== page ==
Annotation (adding explanatory notes or comments) requires the close reading of a narrative. A history painting is a narrative without words -- the story of a historical event told in a picture. To annotate a history painting, you must know how to "read" it. Observe how the artist uses colour, scale, light and movement. In a good history painting, the artist will use these as clues to help us read the story and understand its meaning.
Download an image of a history painting from the Internet. Museum and historical society websites are good sources for images, as well as useful information to help you analyse, interpret and annotate the painting. The National Gallery of Art and the Metropolitan Museum of Art websites have thousands of images you can download, along with reliable information about the painting, the artist, the owners of the painting and the culture in which it was made (see Resources).
Annotate with Mac OS X Preview. It comes with the Mac OS X operating system. Open your image with Preview and click "Annotate" to reveal annotation tools below the image. Click the box shape, then drag your pointer to draw an outline around each area you want to annotate. Click "Aa" (in a box), then click inside the annotation box to add text.
Annotate with MS Paint. It comes with the Windows operating system. Open your image with Paint and click the box shape (unfilled) to draw an outline around each area you want to annotate. Click "A," then click inside the annotation box to add text.
Annotate with MS Word. Create a new document with Word and click "Insert," "Picture" and "From File" to place the picture into your document. Click "Insert," "Shapes" then select the box shape from "Callouts." Click the area of the picture you want to annotate to add a callout. Make sure the fill colour (paint can) is set to "No Fill."
Annotate with pencil and paper. You don't need to use software tools. Print out the image or photocopy a picture from a book or magazine. You can also put tracing paper over the picture and make a simple outline drawing -- it's an excellent way to make sure you look at the painting closely. Use pencil or marker to make your annotations.
Scan the painting quickly with your eyes, from left to right, top to bottom.
Scan the painting again, slowly and carefully this time.
Make an empty annotation box over each detail you think is significant. Look for possible clues to important parts of the story. What is the brightest part of the painting? Are some people or objects larger or placed higher than others, so you notice them more? Does a highlight colour, such as red, draw your attention to certain details? Do people or objects move in a strong diagonal direction, and where do they lead your eye? Do any people depicted in the painting seem to be looking out at you?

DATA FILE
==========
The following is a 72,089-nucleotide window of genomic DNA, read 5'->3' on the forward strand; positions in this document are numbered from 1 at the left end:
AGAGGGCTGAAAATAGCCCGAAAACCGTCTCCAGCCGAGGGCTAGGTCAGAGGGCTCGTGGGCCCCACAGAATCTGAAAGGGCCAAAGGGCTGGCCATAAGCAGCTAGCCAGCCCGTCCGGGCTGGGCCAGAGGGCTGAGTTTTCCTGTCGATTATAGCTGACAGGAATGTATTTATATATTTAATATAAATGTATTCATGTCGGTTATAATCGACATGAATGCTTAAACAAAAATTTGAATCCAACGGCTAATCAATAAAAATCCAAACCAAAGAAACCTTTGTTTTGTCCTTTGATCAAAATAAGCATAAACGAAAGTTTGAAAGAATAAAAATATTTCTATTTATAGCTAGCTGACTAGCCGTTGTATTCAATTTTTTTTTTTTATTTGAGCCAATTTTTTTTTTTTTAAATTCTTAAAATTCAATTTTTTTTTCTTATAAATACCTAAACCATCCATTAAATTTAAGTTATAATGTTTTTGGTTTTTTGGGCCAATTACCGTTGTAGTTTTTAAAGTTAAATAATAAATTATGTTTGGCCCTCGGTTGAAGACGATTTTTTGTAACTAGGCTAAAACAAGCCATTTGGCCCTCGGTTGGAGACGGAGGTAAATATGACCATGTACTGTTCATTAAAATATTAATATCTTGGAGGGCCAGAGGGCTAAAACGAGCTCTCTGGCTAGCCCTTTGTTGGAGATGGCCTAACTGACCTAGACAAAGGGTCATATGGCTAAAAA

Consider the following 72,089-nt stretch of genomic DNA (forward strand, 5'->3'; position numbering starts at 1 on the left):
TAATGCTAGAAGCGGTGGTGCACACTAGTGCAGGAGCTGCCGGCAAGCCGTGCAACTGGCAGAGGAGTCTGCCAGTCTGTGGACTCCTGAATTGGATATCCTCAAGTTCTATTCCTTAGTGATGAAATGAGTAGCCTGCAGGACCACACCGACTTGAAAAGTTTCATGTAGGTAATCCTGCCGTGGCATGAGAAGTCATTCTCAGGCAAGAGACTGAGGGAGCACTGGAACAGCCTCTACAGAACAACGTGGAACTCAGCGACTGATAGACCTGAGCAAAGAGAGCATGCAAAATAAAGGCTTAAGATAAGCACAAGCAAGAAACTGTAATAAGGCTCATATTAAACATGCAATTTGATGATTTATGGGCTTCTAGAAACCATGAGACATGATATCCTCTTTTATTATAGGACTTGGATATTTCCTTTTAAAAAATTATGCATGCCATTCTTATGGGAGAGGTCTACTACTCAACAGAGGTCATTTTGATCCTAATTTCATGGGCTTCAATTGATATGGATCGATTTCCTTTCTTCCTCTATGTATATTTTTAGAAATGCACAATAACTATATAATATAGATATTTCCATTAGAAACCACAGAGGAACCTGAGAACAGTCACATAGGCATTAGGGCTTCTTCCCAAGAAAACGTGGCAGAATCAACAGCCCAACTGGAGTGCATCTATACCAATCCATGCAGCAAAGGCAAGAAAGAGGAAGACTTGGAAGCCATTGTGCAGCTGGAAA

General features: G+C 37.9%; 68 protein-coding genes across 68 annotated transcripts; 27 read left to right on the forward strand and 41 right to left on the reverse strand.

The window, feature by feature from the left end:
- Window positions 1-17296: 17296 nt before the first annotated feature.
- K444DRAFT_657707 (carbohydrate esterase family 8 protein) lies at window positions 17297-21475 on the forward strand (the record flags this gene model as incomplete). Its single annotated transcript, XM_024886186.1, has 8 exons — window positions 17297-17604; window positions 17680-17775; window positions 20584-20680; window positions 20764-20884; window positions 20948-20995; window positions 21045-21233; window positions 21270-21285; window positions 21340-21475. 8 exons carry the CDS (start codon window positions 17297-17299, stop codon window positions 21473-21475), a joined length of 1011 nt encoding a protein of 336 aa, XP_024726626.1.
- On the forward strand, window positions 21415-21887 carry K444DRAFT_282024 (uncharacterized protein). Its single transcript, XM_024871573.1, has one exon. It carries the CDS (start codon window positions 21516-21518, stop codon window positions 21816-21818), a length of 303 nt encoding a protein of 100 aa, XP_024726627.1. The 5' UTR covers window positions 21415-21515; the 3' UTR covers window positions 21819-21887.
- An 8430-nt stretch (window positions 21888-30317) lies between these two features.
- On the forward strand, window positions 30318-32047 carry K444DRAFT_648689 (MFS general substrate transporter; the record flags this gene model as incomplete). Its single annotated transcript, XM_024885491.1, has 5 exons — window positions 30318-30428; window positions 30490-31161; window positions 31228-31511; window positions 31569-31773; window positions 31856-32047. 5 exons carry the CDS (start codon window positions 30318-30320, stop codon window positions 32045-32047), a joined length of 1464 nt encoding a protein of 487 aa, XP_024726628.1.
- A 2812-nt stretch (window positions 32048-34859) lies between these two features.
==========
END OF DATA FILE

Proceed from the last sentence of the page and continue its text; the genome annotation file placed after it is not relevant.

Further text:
Write what you see in each annotation box. Describe the place, objects, time of day and weather. Describe what the people are doing. Name any people you recognise.
Read the information about the painting provided by the image source.
Research the history of the time and place the painting was made. This will give you the proper context for interpreting the details you annotated.
Think about the subject of the painting. If it was made for a public place, what purpose did it serve to people of the artist's time? Did the artist paint a story of an older time because it had a metaphorical connection to events of the time it was painted?
Check the painting for historical accuracy. Are all the details true to the time and place of the event depicted? Does the artist include fictional or anachronistic details and, if so, why? Do they strengthen the moral or lesson of the story?
Reflect on the meaning of each detail and why the artist included it in the story. Add your interpretation after the description in the annotation box.
- Detailed information about how to use a particular annotation tool is available in the application's Help section.
- Save a copy of the original, unannotated, image. You can make a copy of it before you annotate, or give the file a new name when you save the annotated image.
- Photos.com/Photos.com/Getty Images